Stress is an automatic physiological response that a person experiences on a mental and/or physical level when put in a stimulating situation or when experiencing a stimulating event.
Stress is often explained as an unconscious physiological response to any event that challenges the safety or well-being of an individual and is frequently associated with the fight or flight response (attack or run), however stress may also occur during heightened feelings of pleasure or excitement (positive stress).
While stress may cause strain on our body and mind without it life would be boring & our ability to respond to threats would be significantly reduced.
Stress allows us to improve our physiological performance, respond to negative or positive situations quickly and efficiently and focus on the most important decision making factors in order to ensure our survival.
On the other hand too much negative stress can hamper our ability to lead happy and healthy lives, create issues in our relationships, weaken our immune system and make us more susceptible to injuries & illnesses.
Simply put stress is an early warning system that activates an automatic physiological response in order to provide us with the best possibility of survival.
In order for an individual to experience stress their must be a stressor (the object that causes stress).
Stressors may be physical or psychological in nature and can include almost any type of stimulation from hunger or lack of sleep to negative music or a bad date.
To give you some examples of the many types of stressors a person may face on a day to day basis we’ve included some examples below.
Examples of physical stressors may include:
• A lack of sleep
• Physical exercise
• Overexertion of the bodies’ muscles and/or tendons
• Prolonged exposure to an uncomfortable or unnatural sitting, standing or laying position
• Sickness, diseases and/or injuries that cause pain
• Heat & light exposure
• Body altering chemicals such as steroids or Viagra (may also cause mental stress)
Examples of mental/psychological stressors may include:
• Being overwhelmed by a particular event or set of events
• Mentally challenging activities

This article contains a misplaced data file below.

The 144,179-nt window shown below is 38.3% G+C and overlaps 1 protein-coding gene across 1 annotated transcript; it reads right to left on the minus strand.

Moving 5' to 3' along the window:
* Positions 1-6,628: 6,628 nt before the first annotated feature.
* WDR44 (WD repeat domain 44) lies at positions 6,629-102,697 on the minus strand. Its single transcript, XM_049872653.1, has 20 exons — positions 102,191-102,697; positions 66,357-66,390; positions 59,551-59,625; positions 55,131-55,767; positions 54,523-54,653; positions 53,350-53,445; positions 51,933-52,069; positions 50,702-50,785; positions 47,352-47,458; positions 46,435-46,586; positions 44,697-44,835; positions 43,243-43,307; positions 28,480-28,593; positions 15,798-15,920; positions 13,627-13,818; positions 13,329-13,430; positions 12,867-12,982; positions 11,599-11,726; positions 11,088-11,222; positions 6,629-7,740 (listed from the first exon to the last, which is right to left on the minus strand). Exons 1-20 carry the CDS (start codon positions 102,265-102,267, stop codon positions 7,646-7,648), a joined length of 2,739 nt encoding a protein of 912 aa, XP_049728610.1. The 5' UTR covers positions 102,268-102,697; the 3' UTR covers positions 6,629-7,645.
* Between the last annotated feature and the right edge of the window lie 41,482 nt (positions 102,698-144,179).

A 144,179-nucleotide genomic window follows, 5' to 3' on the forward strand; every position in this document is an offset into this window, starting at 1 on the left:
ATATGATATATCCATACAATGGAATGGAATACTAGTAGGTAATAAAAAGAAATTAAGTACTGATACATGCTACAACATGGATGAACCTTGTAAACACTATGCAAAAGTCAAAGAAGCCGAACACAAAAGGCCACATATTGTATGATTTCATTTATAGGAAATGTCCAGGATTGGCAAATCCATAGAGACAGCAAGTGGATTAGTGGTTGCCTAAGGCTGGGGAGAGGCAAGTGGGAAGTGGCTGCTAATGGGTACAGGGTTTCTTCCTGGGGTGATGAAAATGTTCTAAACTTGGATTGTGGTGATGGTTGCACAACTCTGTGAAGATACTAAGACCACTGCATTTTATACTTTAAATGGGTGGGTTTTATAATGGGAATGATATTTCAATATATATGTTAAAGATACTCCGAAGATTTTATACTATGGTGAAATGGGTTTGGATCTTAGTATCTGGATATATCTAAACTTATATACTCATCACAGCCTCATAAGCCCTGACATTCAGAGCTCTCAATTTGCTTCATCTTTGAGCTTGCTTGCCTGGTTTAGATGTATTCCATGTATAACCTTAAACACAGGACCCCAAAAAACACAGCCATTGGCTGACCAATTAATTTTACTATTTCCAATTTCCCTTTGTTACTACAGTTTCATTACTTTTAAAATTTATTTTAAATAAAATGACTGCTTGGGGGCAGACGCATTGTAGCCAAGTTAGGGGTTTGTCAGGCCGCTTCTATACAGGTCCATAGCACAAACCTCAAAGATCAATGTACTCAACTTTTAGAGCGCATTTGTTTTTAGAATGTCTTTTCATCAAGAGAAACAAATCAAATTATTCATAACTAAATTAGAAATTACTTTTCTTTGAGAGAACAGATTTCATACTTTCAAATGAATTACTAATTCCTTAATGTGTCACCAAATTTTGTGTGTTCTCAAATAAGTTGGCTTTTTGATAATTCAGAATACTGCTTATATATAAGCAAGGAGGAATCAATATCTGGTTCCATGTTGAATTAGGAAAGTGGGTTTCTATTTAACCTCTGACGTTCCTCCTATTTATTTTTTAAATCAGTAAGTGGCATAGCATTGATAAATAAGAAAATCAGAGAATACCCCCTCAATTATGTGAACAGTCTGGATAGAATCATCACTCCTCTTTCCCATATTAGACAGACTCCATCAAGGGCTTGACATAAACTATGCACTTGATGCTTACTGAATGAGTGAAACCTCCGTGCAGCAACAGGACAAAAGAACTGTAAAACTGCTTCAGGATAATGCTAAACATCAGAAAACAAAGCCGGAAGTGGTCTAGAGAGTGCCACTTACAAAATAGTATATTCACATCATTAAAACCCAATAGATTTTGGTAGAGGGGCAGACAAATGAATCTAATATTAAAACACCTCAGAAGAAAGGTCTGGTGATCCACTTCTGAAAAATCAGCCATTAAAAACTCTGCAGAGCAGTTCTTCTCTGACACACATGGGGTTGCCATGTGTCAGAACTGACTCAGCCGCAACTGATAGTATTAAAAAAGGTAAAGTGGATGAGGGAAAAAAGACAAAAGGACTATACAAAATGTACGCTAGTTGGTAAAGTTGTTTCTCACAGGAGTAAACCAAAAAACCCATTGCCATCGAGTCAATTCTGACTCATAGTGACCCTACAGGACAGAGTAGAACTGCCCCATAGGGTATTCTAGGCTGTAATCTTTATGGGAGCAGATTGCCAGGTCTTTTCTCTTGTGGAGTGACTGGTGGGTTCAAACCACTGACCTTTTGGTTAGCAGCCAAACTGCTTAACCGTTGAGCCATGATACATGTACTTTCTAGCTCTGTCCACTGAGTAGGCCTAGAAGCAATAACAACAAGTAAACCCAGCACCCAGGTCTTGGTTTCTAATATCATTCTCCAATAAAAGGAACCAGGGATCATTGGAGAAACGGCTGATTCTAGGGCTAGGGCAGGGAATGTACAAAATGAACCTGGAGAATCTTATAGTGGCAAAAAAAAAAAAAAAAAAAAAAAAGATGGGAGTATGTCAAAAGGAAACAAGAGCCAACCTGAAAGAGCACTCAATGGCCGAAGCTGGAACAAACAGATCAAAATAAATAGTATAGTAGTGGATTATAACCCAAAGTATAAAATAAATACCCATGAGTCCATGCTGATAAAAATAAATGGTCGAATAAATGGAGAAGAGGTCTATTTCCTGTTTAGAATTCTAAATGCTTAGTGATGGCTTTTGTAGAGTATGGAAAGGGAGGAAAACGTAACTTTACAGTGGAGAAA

• Unhealthy relationships
• Verbal abuse
• Trying to complete too many demanding tasks in an insufficient amount of time
• Being exposed to negative or unwanted stimulation (i.e. music, movies or games)
• Negative internal dialogue
• Brain altering chemicals (may also cause physical stress)
In primitive time’s stressors and our response to stress often meant the difference between life & death, being eaten or having a meal to eat and remaining healthy or becoming deathly ill.
Today stressors are often related to work, relationships, dieting, physical/mental health and sleep.
How stress works
When we experience stress our body enhances our brain function, neurological response, strength, sensory systems and attention by releasing adrenaline, noradrenalin and cortisol into our blood stream.
This release of chemicals along with our autonomous fight or flight response system allows us to react quickly to situations and perform feats that may be considered supernatural or impossible during non threatening events.
Stress also causes our body to slow down non essential functions such as our immune and digestive systems in order to focus its full attention on the most vital factors and physiological components involved in our survival.
Fight or Flight
During stress our body may experience a fight or flight response.
Fight or flight is an unconscious response to a threat or challenge that causes our brain to determine whether or not a particular individual, animal or object (the stressor) is a threat and whether we are able to safely defeat that particular stressor without injury or if the stressor has the ability to cause us harm or death.
If we are able to easily defeat the stressor our brain may tell us to fight or ignore the stressor, however if the stressor is able to harm us and we stand little chance of winning then our brain will likely tell us to flee.
In sports we generally feel a less intense form of fight or flight that entices us to accept a challenge and continue participating in an event, however when we are physically threatened, especially by a larger opponent our body may tell of to flee (flight) from that particular situation.
From a psychological perspective fight or flight may also affect us on a social level such as when we go on a date.